NorValley, Snowden, Dakota Pearl, NorDonna, NorChip, and Dark Red Norland
are a few notable graduates that have passed through the worksite's
doors en route to commercial success.
Besides helping with evaluations, Suttle conducts potato postharvest
physiology studies with ARS chemist Edward Lulai to decipher the biochemical
mechanisms that regulate sprouting and wound healing in stored tubers.
"Our research objective is to identify key physiological processes
that can be manipulated to improve postharvest storage," Suttle
Along with rot diseases and physiological disorders, such as tuber
shrinkage and sugar-end defect, wounds and sprouting cost the U.S. potato
industry and consumers more than $300 million annually in postharvest
losses. Such problems can claim between 5 and 40 percent of a stored
"Unlike grains such as corn that are stored dry, potatoes are
stored in a fully hydrated and highly perishable form," Suttle
explains. "Plus, the potatoes are stored uncleaned and at temperatures
favorable to attack by disease organisms."
Storage managers can manipulate the warehouse environment to promote
wound healing, but there isn't a product available for treating the
tubers directly, notes Suttle, who cites a lack of earlier, in-depth
research on the topic.
One possible lead may come from recent discoveries at Lulai's lab.
He demonstrated that natural waxes in a tuber's skincalled phenolic
and aliphatic polymersare needed to form a chemical barrier around
wound sites. This shield seals water in but keeps disease organisms
"Once you know what you're looking for," says Suttle of tuber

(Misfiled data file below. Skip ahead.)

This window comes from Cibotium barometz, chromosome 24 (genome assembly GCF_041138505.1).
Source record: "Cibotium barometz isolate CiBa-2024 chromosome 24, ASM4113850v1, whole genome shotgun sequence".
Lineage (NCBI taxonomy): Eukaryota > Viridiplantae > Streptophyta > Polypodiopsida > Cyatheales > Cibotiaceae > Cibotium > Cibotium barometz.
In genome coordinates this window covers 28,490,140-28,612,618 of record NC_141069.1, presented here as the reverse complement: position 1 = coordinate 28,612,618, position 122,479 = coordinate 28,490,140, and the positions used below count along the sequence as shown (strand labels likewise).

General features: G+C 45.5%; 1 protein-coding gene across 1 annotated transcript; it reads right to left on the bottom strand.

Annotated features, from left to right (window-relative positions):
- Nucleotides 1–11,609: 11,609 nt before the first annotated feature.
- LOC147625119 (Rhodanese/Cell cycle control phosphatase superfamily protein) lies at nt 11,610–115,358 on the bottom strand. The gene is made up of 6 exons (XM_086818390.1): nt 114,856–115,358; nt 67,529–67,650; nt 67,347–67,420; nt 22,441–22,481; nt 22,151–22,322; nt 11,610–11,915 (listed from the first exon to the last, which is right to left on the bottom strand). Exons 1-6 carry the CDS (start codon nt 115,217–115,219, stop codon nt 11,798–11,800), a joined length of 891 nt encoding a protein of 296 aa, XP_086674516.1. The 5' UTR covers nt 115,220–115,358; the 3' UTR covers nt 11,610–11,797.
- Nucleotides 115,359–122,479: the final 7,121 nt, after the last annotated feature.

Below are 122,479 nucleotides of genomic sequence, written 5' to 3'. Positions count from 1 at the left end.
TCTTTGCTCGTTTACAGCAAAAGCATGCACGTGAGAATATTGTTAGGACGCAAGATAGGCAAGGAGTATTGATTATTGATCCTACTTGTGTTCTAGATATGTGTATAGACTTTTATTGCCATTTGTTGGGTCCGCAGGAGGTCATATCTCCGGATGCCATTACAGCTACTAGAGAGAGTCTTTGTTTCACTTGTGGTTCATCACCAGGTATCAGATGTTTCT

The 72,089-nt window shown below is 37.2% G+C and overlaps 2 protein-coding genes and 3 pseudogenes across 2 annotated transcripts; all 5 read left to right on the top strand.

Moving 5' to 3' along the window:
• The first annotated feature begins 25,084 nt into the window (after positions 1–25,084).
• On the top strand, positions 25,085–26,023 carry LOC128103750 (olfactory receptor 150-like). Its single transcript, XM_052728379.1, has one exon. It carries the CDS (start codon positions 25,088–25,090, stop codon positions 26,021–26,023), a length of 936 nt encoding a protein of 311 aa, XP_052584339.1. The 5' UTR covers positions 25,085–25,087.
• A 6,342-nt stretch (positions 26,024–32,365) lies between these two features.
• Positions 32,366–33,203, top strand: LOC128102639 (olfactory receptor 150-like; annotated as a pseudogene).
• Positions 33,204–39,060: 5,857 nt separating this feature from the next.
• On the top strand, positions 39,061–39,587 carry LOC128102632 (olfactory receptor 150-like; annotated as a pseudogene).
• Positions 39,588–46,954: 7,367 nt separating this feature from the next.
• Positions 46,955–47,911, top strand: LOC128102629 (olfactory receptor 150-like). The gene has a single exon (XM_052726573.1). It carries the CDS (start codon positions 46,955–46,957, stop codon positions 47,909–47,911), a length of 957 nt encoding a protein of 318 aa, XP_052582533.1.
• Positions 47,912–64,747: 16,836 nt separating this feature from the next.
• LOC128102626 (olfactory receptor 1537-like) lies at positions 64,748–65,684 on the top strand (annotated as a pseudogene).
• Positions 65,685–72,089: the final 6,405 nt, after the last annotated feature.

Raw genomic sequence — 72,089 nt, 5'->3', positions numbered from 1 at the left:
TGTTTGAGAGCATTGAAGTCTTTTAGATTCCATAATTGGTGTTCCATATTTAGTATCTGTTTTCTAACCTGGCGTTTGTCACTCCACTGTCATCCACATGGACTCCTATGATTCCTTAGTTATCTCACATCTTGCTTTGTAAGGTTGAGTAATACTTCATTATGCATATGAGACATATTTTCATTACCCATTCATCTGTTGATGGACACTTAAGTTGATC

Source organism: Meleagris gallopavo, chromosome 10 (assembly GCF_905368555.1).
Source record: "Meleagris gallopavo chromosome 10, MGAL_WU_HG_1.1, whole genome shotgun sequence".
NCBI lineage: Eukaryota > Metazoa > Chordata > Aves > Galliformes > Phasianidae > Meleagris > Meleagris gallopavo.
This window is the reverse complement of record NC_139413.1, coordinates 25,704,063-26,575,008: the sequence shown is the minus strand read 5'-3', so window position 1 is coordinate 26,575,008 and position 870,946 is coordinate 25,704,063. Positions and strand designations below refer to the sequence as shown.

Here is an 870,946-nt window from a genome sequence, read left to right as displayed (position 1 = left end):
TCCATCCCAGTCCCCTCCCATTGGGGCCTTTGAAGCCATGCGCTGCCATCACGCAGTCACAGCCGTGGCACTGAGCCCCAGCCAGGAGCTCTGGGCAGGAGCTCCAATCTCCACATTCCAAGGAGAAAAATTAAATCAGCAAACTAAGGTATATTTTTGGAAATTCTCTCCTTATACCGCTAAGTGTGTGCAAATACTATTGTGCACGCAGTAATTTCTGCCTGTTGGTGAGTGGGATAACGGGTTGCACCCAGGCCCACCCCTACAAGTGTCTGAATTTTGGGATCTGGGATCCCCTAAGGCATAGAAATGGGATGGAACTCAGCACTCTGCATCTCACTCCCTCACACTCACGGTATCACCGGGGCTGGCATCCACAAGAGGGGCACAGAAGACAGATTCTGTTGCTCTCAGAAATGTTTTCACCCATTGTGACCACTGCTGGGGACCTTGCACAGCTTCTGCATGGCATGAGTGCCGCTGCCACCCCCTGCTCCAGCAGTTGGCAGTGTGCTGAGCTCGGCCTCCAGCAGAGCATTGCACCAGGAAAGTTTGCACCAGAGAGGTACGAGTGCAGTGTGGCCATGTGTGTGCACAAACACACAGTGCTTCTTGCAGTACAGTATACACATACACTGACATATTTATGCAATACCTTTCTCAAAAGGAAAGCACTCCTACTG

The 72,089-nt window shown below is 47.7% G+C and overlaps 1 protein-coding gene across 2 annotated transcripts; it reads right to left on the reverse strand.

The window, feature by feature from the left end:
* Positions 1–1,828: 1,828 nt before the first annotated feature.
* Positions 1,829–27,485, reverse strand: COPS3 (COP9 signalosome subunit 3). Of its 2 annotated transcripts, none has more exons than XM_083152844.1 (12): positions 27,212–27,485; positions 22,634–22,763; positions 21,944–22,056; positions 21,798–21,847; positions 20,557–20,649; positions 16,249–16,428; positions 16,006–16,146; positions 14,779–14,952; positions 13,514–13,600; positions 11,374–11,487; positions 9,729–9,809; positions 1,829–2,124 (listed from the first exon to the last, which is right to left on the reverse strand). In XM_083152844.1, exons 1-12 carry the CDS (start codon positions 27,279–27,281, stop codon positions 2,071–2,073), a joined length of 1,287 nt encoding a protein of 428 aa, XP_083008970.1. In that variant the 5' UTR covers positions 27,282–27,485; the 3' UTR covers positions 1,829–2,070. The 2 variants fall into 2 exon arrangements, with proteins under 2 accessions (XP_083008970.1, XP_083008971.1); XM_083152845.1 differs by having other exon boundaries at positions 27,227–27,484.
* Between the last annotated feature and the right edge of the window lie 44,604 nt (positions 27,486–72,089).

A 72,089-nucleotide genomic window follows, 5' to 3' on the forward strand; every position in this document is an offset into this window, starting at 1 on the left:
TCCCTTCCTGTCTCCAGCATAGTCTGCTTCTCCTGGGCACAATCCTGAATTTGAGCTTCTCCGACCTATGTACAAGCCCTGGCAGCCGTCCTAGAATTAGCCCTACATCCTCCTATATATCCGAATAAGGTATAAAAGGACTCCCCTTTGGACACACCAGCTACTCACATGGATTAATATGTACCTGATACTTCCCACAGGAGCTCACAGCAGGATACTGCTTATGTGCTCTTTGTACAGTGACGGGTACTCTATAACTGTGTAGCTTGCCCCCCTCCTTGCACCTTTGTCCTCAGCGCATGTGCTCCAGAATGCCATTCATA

physiology, "you can genetically select for it or design specific,
environmentally benign compounds to manipulate key biochemical processes."
The Fargo researchers also apply that mindset to controlling sprouting,
which is undesirable in stored potatoes because it results in the loss
of both nutritional and processing qualities and favors disease development.
A chemical known as CIPC (isopropyl-N-[3-chlorophenyl]-carbamate) is
widely used to control sprouting. About half the nation's roughly $2.5
billion crop is treated with the chemical to extend storage time and
improve marketability. Despite such widespread use, CIPC faces ever-tighter
In seeking more benign alternatives, the Fargo lab has devised a novel
tissue culture technique for identifying dormancy-controlling hormones
and determining their interactions that ultimately lead to sprout growth.
Thus far, three key hormones have been identified in these studies:
abscisic acid and ethylene, which usher in dormancy; and cytokinins,
which stop it so sprouting can begin.
In the lab, the technique involves snipping a leaf from a very young
potato plant and placing it in an agar growth medium. Chemicals that
either inhibit or stimulate synthesis of hormones are added to reveal
their effects on tuber dormancy. Suttle says compounds that increase
abscisic acid or ethylene levels lengthen dormancy, while chemicals
that block abscisic acid and ethylene synthesisor stimulate cytokinin
"With the tissue culture system, you can manipulate the chemical
and physiological environment as the potato plantlet or tuber grows,
right from the start, and see how that affects tuber dormancy,"
Suttle explains. "It's an experimental system that opens avenues
you just can't follow with field studies."
In other work, Suttle says, "We're pushing hard to develop our
program in the postharvest maintenance of value-added traits, such as
vitamins, nutraceuticals, and proteins, or medically important materials
such as antibodies. Postharvest storage deterioration affects all aspects
of potato composition, including these traits."By Jan
Suszkiw, Agricultural Research Service Information Staff.
This research is part of Quality and Utilization of Agricultural
Products, an ARS National Program (#306) described on the World Wide
Web at www.nps.ars.usda.gov.
Martin T. Glynn
is at the USDA-ARS Potato
Research Worksite, 311 5th Ave. NE, East Grand Forks, MN 56721;
phone (218) 773-2473, fax (701) 795-8348.
Edward C. Lulai and Jeffrey
C. Suttle are in the USDA-ARS Sugarbeet
and Potato Research Unit, P.O. Box 5677, 1307 18th Street N., Fargo,
ND 58105-5677; phone (701) 239-1257, fax (701) 239-1349.
"Spud Hub" Tests Potatoes' Fitness for Market"
was published in the July
2003 issue of Agricultural Research magazine.